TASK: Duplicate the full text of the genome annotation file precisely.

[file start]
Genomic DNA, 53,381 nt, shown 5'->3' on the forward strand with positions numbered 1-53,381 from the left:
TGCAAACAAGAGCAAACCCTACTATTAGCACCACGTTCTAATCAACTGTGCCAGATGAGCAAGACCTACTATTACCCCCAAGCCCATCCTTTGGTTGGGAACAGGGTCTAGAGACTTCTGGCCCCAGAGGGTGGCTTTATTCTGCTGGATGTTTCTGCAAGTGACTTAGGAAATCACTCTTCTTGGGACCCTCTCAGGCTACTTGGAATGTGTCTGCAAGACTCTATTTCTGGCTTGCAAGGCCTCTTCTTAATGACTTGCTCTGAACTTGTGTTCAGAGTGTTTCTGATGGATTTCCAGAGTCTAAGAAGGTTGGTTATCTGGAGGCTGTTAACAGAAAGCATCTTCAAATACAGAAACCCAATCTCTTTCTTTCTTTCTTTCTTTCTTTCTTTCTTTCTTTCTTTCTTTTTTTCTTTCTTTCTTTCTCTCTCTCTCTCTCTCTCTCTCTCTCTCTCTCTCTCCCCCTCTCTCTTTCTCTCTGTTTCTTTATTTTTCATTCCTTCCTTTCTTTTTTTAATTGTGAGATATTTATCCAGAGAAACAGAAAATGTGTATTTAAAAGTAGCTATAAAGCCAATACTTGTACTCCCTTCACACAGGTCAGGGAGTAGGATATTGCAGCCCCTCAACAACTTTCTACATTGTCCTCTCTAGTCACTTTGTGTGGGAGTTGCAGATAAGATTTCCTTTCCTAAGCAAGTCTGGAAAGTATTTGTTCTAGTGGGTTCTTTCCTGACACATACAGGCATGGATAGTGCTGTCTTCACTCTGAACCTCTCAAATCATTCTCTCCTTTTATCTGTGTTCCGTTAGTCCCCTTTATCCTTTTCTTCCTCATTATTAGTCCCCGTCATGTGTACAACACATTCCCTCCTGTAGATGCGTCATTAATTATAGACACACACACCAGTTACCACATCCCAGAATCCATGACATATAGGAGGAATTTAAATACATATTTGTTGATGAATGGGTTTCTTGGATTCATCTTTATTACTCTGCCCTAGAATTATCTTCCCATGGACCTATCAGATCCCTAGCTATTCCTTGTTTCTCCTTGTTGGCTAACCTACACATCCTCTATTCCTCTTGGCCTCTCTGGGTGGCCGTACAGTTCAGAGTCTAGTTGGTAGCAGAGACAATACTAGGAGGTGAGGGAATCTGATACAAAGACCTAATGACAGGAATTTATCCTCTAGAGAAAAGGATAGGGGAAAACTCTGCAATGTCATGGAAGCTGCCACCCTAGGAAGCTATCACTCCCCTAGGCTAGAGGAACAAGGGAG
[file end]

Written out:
Genomic DNA, 53,381 nt, shown 5'->3' on the forward strand with positions numbered 1-53,381 from the left:
TGCAAACAAGAGCAAACCCTACTATTAGCACCACGTTCTAATCAACTGTGCCAGATGAGCAAGACCTACTATTACCCCCAAGCCCATCCTTTGGTTGGGAACAGGGTCTAGAGACTTCTGGCCCCAGAGGGTGGCTTTATTCTGCTGGATGTTTCTGCAAGTGACTTAGGAAATCACTCTTCTTGGGACCCTCTCAGGCTACTTGGAATGTGTCTGCAAGACTCTATTTCTGGCTTGCAAGGCCTCTTCTTAATGACTTGCTCTGAACTTGTGTTCAGAGTGTTTCTGATGGATTTCCAGAGTCTAAGAAGGTTGGTTATCTGGAGGCTGTTAACAGAAAGCATCTTCAAATACAGAAACCCAATCTCTTTCTTTCTTTCTTTCTTTCTTTCTTTCTTTCTTTCTTTCTTTTTTTCTTTCTTTCTTTCTCTCTCTCTCTCTCTCTCTCTCTCTCTCTCTCTCTCCCCCTCTCTCTTTCTCTCTGTTTCTTTATTTTTCATTCCTTCCTTTCTTTTTTTAATTGTGAGATATTTATCCAGAGAAACAGAAAATGTGTATTTAAAAGTAGCTATAAAGCCAATACTTGTACTCCCTTCACACAGGTCAGGGAGTAGGATATTGCAGCCCCTCAACAACTTTCTACATTGTCCTCTCTAGTCACTTTGTGTGGGAGTTGCAGATAAGATTTCCTTTCCTAAGCAAGTCTGGAAAGTATTTGTTCTAGTGGGTTCTTTCCTGACACATACAGGCATGGATAGTGCTGTCTTCACTCTGAACCTCTCAAATCATTCTCTCCTTTTATCTGTGTTCCGTTAGTCCCCTTTATCCTTTTCTTCCTCATTATTAGTCCCCGTCATGTGTACAACACATTCCCTCCTGTAGATGCGTCATTAATTATAGACACACACACCAGTTACCACATCCCAGAATCCATGACATATAGGAGGAATTTAAATACATATTTGTTGATGAATGGGTTTCTTGGATTCATCTTTATTACTCTGCCCTAGAATTATCTTCCCATGGACCTATCAGATCCCTAGCTATTCCTTGTTTCTCCTTGTTGGCTAACCTACACATCCTCTATTCCTCTTGGCCTCTCTGGGTGGCCGTACAGTTCAGAGTCTAGTTGGTAGCAGAGACAATACTAGGAGGTGAGGGAATCTGATACAAAGACCTAATGACAGGAATTTATCCTCTAGAGAAAAGGATAGGGGAAAACTCTGCAATGTCATGGAAGCTGCCACCCTAGGAAGCTATCACTCCCCTAGGCTAGAGGAACAAGGGAG